The 14 Steps From Credit Expansion To Speculative Bust

Tyler Durden's picture

Submitted by Charles Hugh-Smith of OfTwoMinds blog,

Is pushing consequence forward the same as eliminating consequence? We will find out at some point in the near future.

Today's project is to overlay The Global Endgame in Fourteen Points (February 15, 2013) on the classic cycle of credit/speculative expansion and credit destruction/speculative bust. My monthly video program host Gordon T. Long helpfully provided this chart of the modern credit cycle, which examines the Cycle of Deflation through the lens of financialization:
The key point being made in The Global Endgame is that the entire global economy is in the final stages of the "winter" cycle of credit destruction and collapse of phantom collateral. Let's start with the 14 points:
1. "Boost Phase" of Credit Expansion
2. Overextended Credit Expansion and Over Capacity
3. Financialization and Collateral
4. Era of Financialization
5. Growing Malinvestment
6. Phantom Collateral from Asset Bubbles
7. Bubble Implosions
8. Impaired Debt and Policy Decisions
9. Stalled Consumption
10. Cheap Money Offered
11. Shrinking Loans and Bank Speculation
12. Search for Yield from Shrinking Pool of Productive Assets
13. Increasingly Speculative Investments with high Risk
14. Stagnation: Over-indebted, overcapacity with limited growth
The key dynamics here are debt saturation and diminishing returns: piling on more debt (i.e. borrowing more money) to stimulate spending only leads to fantastic excesses of speculation and mal-investment: $70,000 biopsies, $200 million fighter aircraft, $200,000 bachelor's degrees, McMansions in the middle of nowhere, and so on.
The actual yield on all that borrowed money keep falling: ever-larger sums are borrowed and spent, but there are fewer jobs created and ever-diminishing returns of value created.
Even though central banks are holding interest rates near zero to enable governments to borrow vast sums, substituting debt expansion for actual value creation eventually leads to debt-serfdom as interest payments start crowding out all other spending.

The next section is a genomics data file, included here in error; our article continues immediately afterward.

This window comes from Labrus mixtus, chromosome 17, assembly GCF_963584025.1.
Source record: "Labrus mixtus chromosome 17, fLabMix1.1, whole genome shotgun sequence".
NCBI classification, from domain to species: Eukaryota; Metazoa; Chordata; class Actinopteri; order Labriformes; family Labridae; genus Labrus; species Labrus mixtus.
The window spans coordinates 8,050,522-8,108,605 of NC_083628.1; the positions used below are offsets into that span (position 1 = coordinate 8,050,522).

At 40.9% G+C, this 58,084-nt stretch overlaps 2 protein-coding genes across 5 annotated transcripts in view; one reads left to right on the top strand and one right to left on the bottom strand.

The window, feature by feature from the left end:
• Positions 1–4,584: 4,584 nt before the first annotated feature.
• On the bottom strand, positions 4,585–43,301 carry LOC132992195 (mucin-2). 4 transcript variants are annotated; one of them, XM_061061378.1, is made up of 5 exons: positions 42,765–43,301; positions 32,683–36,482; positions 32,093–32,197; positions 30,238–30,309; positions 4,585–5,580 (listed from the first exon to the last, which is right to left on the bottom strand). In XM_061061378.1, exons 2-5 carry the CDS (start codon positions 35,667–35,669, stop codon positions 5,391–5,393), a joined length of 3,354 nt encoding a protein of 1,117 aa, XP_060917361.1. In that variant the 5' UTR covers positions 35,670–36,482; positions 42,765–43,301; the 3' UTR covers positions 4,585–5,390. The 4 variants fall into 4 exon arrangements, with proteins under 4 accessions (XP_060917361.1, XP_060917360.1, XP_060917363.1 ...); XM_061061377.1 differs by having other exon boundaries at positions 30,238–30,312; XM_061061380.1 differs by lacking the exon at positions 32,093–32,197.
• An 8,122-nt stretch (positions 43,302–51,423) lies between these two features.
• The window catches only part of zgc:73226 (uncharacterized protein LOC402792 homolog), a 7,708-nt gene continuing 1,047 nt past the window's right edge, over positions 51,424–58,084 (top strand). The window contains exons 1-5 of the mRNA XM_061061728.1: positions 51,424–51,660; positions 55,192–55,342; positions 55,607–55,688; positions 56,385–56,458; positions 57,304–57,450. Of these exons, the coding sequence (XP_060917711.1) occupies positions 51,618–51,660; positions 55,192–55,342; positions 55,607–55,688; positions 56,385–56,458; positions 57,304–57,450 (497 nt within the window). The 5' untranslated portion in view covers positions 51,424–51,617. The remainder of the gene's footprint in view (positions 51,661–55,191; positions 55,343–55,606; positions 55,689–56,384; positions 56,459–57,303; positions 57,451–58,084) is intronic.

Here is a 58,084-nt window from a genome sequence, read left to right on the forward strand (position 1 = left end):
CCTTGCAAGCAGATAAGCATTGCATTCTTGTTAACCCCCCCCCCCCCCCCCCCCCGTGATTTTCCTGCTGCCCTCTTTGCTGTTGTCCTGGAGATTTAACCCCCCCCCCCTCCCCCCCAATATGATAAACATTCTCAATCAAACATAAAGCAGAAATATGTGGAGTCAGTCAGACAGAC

All too soon governments and households alike are borrowing more just to pay the interest on the mountain of existing debt. This is the inevitable result of incentivizing credit expansion and speculation.
The central banks are attempting to nullify the cycle of credit expansion and destruction by buying much of the sovereign debt being issued by profligate, hopelessly insolvent governments. Left to the open market, interest rates would rise as the risk of massive debt expansion becomes undeniable.
Eventually, higher rates would pinch off borrowing or trigger default.
The central banks are playing an unprecedented game: suppressing interest rates by expanding their balance sheets, i.e. creating money, and buying vast quantities of government bonds.
This has given government leaders a free hand to keep borrowing more to avoid any politically painful limits on substituting debt for tax revenues. The expansion of central bank balance sheets is apparently painless and apparently consequence-free. So what if the Fed expands its balance sheet from $3 trillion to $30 trillion as it enables the debt-junkies to keep borrowing without limits?
Is pushing consequence forward the same as eliminating consequence? We will find out at some point in the near future: perhaps 2015, perhaps 2021.

Gordon T. Long and CHS discuss The Global Endgame (25 minutes, 30 slides)

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madcows's picture

Where does " People dying in the streets" followed by "mass uprising" fit in?

american eyedol's picture

we need growth, growth is coming

DJ Happy Ending's picture

Fiat makes beggar thy neighbor easy and will continue for decades, it will be a very long time before pricing power returns.

I did it by Occident's picture

Don't forget about WWIII.  That might fit in somewhere after hyperinflation but before empire collapse.  Not sure though, most likely non-linear though so could happen in any order and at the same time even. 

falak pema's picture

You forget one thing : the irrepressible exuberance to impose their will of the Oligarchs on the sheeple; to the point of changing the goal posts at every change of seasons.

Remember Vivaldi and his "four seasons"?

Get ready for the Oligarchy symphony of the four seasons in repetitive cycle of Q-infinity can kicking.

Simple ducky! Its only electronic money, so debt and asset can interchange at the drop of a CB bowler hat in City, and Jamie can then change it on the click of a mouse or a sliding moving finger on an Ipad, as he is King of fractional reserve, the real game in town!

Omar Khayyam go drink your wine, the finger that has writ can now "unwrit", so don't cry for me,  I'm Mammon!

King of Libertarian Mordor.

dontgoforit's picture

Mammon.  Not good.  Can the end of the world be far behind?  They say this is the last Pope to fulfill a middle-age prophesy.  We'll see.  You can't buy your way into heaven and you can't buy your way out of hell.